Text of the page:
Things that happen when you’re partially deaf……..you get shouted at. A lot.

I’ve been told I’m stupid, rude, ignorant, stuck up, not interested, etc, because I haven’t heard someone. Someone once told me that I should just try harder at listening…….
This is who I am and this is my life and I get on with it and I cope how I can.

I don’t want to go to the theatre because the minute that actor or actress turns round and I can’t see them then I can’t hear what they’re saying.

I don’t want to go to a venue where one person is talkng on a stage and maybe 200 people are in the room and I’m at the back because I can’t hear what they’re saying.

I don’t want to go to a dinner party with 10 other people because I can’t hear what everyone is saying. I don’t want to go to a gig and listen to a band because I can’t hear what they’re singing.

I will go to the ballet.

I will go to an event which is small.

I will go to an event that is small and that I can be near the front or right at the front to hear better, I don’t sit at the front because I’m a swot or nerdy, I sit at the front so I can hear.

I will go out and dance to music I know pre hearing loss because I can remember those lyrics.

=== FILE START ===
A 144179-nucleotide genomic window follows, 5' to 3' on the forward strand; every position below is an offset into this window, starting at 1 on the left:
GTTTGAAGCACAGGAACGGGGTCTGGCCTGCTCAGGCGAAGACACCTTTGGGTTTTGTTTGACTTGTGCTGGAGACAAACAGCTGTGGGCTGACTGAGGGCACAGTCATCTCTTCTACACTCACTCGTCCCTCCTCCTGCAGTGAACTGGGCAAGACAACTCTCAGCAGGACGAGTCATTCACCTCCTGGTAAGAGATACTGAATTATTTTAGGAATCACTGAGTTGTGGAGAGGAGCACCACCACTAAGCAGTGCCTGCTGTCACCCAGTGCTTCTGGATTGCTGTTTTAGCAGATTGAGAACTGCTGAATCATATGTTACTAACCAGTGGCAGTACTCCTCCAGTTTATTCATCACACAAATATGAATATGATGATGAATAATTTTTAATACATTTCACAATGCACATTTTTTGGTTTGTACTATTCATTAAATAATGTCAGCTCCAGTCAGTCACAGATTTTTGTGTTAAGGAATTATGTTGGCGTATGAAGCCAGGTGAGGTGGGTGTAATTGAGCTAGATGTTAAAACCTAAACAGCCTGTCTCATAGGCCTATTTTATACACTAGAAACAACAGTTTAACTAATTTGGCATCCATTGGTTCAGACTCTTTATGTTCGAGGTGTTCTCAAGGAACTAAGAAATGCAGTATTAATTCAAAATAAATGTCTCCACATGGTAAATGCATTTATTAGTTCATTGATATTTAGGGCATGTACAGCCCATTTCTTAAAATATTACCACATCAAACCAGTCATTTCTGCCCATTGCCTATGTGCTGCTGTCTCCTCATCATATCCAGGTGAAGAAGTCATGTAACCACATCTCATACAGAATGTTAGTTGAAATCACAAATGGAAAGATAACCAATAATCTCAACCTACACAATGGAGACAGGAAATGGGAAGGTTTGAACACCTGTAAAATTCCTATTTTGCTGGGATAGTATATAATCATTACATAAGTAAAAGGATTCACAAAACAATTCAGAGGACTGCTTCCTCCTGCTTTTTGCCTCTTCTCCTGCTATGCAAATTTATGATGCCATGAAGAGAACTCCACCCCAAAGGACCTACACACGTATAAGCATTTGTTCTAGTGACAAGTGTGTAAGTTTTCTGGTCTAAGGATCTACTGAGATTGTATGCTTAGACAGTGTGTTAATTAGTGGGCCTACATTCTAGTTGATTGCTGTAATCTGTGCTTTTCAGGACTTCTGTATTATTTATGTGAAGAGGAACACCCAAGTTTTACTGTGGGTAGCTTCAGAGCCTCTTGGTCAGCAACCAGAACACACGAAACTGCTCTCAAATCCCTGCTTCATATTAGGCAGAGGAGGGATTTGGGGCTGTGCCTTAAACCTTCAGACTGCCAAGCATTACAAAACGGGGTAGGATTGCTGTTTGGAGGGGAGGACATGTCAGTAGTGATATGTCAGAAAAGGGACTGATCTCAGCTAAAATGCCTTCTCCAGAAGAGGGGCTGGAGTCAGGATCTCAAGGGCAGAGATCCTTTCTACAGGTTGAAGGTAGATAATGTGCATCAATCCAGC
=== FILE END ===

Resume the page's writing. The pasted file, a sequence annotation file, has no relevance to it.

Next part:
And these things are so important.

Please don’t whisper to me.

Please don’t put your hand over your mouth when you talk to me. Please don’t shout when you talk to me because it distorts the mouth and makes it harder to lipread. Please don’t turn away when you talk to me.

Please don’t ever say so it doesn’t matter if I didn’t hear you even on the second attempt.

Please don’t think I’m stupid, rude, ignorant, stuck up, not interested because I didn’t hear you.

BE AWARE. Know the symptoms.

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Today is World Meningitis Day. This is my story….

Today Will Be Different

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Eleanor Flood is having a bit of a nightmare and decides that Today Will Be Different. What follows is a hilarious account of the melt down she has that day. What’s happening with her husband Joe and why hasn’t he been at work?  Her son Timby is off sick from school so with him and Yo-Yo the dog in tow she spends the day trying to sort her life out with comedic effect.

If you loved Where’d You Go, Bernadette you’re in for a treat.

My question for Maria Semple was:

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And her answer:

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Today Will Be Different by Maria Semple will be published by W&N on the 4th of October.

For a chance to win a copy go to:

https://www.goodreads.com/book/show/30736868-today-will-be-different

 

 

 

 

 

 

 

 

 

 

 

 

 

 

 

 

 

 

 

 

 

 

 

 

 

 

 

 

 

 

 

Today Will Be Different